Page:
That is on that particular programme.  On a number of the other programmes — for example, the Dina programme, which is part of The Incredible Years programme — we have been collecting data and very strong evidence around improved behaviour and measurement on the like of the strengths and difficulties questionnaire (SDQ) scales, teacher reports and parent reports.  We have been rigorously measuring pro-social behaviour, attention, concentration and attendance.  We have also just acquired the American licences for the Promoting Alternative Thinking Strategies (PATHS) programme.  It is what they call a blueprint programme.  It is probably one of the top 11 evaluated programmes in the UK.  Again, it is about pro-social behaviour and self-regulation.  We are about to go into some testing at UK level to see whether we can link that to educational attainment.  That has never been done anywhere in the world.

 

Miss M McIlveen:

Quite a lot of your work includes involvement with parents as well, and obviously that has a positive impact on the quality of change within a family unit.  Will you chat about that?

 

Mrs Healy:

Again, that is something that we are measuring within the Ready to Learn programme.  Ready to Learn offers a literacy-rich after-school programme for children, but, in addition to that, we also engage the parents in promoting children’s learning at home.  The evaluation team is based at Queen’s University, and it has been doing home visits with around 150 families taking part in the trial.  Part of what that team is measuring is the home learning environment.  It will be tracking, over the three years, whether there have been any changes in that home learning environment, how that has impacted on the children’s learning, and whether parents feel more confident, more involved and more able to support their child’s learning.  That is being measured, and, as I said, we are approaching the mid-point of that study shortly.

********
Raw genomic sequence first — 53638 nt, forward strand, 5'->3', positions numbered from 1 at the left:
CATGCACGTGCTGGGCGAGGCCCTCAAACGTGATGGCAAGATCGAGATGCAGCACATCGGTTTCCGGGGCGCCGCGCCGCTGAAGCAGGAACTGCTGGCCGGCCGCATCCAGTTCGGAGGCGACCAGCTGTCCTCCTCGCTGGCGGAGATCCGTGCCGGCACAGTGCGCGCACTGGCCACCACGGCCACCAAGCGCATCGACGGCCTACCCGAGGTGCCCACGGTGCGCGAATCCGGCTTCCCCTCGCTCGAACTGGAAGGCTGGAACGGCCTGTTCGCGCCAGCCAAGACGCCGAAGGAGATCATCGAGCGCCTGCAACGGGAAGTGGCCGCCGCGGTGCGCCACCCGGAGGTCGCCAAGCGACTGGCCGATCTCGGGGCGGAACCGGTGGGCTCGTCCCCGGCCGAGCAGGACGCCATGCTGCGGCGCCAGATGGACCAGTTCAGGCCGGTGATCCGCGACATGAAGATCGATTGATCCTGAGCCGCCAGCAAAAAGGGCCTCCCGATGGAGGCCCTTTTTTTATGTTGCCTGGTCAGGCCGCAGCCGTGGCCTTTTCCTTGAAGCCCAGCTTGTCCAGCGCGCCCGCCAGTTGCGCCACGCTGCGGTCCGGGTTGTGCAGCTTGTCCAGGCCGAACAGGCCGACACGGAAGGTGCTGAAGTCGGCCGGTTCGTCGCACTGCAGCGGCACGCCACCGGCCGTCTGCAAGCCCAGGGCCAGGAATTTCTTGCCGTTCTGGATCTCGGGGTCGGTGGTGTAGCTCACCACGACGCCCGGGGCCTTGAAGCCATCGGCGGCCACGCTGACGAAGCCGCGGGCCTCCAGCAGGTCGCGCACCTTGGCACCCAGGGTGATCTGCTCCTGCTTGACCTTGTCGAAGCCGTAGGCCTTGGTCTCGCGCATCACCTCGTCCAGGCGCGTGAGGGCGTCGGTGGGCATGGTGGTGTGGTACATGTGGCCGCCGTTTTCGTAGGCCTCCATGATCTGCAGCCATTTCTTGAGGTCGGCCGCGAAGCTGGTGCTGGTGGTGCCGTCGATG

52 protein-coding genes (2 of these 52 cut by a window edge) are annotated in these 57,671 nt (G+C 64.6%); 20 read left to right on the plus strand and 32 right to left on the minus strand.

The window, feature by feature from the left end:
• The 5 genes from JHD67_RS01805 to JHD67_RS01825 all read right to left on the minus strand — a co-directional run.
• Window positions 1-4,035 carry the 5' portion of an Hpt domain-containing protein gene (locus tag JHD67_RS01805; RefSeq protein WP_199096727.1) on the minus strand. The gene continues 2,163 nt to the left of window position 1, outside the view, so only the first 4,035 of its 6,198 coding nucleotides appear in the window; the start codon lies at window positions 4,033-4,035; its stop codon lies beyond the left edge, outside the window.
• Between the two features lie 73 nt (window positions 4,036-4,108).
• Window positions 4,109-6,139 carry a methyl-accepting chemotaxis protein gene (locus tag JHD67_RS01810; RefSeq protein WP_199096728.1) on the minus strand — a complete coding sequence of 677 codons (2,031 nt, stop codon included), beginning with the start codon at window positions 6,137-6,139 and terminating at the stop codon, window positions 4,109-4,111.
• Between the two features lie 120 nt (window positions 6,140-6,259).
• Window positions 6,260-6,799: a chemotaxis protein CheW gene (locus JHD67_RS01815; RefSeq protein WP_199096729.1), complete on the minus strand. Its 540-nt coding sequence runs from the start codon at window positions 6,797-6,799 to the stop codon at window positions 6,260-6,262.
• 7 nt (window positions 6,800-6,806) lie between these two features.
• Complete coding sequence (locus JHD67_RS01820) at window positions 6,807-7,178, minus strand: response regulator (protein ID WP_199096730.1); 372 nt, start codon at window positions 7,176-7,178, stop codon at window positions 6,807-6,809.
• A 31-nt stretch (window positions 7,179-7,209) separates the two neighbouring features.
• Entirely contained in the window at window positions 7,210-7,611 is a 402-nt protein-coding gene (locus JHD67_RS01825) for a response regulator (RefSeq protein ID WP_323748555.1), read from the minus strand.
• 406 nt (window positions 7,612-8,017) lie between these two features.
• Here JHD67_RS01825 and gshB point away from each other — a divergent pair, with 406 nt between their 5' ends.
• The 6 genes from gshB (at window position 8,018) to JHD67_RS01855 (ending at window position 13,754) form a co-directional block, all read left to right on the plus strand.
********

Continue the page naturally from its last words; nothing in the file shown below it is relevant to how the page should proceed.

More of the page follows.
Ms L Wilson:

In Tullycarnet, we do educational work with the women so that they also gain qualifications.  There are 32 women there who have gone through into employment by gaining qualifications.  They will have a better sense of the value of education if they have had the benefit of that value themselves.  At the moment, we are running literacy programmes with Traveller women alongside their two-year-olds to get pro-reading behaviour.  If you can get a Traveller woman who cannot read to point to pictures and to tell the story, that is her journey towards literacy as well as her child’s.

 

Miss M McIlveen:

That is one of the very positive results that comes out of a programme such as that, because you have access to people who have not had, or been able to appreciate, learning at the time when it was available to them.  You are opening doors, which is something to be congratulated.

 

Ms L Wilson:

They do not understand the journey unless they have taken it themselves.

 

Mrs Dobson:

Thank you, Lynda, for your briefing.  I also commend you for the important work that you do for schools across Northern Ireland.

 

You said that the model is cost-effective.  On a practical level, how do you see it generating savings in school budgets, considering the tough decisions that we are taking at the moment?

 

Mrs Healy:

As part of the preparation for putting the paper together, and over the years as we have been putting our thoughts and actions together around full service community schools, I have been trying to find evidence of cost-effectiveness.  As they are quite often wrapped around the needs of a particular community, it is difficult to find a typical cost.  They all tend to look slightly different and to include different components.  What they all share in common is that they have early intervention and preventative programmes in place.  A wide number of those have been very well evaluated to show that they are cost-effective.